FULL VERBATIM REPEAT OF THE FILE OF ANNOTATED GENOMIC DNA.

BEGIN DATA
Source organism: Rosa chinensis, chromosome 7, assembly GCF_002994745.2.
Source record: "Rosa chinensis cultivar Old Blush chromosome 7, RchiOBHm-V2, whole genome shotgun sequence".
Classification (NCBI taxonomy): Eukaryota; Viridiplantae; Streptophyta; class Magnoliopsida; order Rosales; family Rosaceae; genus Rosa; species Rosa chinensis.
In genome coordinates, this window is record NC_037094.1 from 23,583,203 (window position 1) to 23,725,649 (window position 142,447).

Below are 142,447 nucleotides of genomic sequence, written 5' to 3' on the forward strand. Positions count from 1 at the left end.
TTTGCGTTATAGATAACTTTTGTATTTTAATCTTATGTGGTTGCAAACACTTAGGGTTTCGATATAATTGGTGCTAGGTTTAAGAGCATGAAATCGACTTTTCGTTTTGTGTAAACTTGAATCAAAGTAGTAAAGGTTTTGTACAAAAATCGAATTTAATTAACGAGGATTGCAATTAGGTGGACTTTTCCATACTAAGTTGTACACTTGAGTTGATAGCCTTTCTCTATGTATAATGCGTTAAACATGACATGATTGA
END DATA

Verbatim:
Source organism: Rosa chinensis, chromosome 7, assembly GCF_002994745.2.
Source record: "Rosa chinensis cultivar Old Blush chromosome 7, RchiOBHm-V2, whole genome shotgun sequence".
Classification (NCBI taxonomy): Eukaryota; Viridiplantae; Streptophyta; class Magnoliopsida; order Rosales; family Rosaceae; genus Rosa; species Rosa chinensis.
In genome coordinates, this window is record NC_037094.1 from 23,583,203 (window position 1) to 23,725,649 (window position 142,447).

Below are 142,447 nucleotides of genomic sequence, written 5' to 3' on the forward strand. Positions count from 1 at the left end.
TTTGCGTTATAGATAACTTTTGTATTTTAATCTTATGTGGTTGCAAACACTTAGGGTTTCGATATAATTGGTGCTAGGTTTAAGAGCATGAAATCGACTTTTCGTTTTGTGTAAACTTGAATCAAAGTAGTAAAGGTTTTGTACAAAAATCGAATTTAATTAACGAGGATTGCAATTAGGTGGACTTTTCCATACTAAGTTGTACACTTGAGTTGATAGCCTTTCTCTATGTATAATGCGTTAAACATGACATGATTGA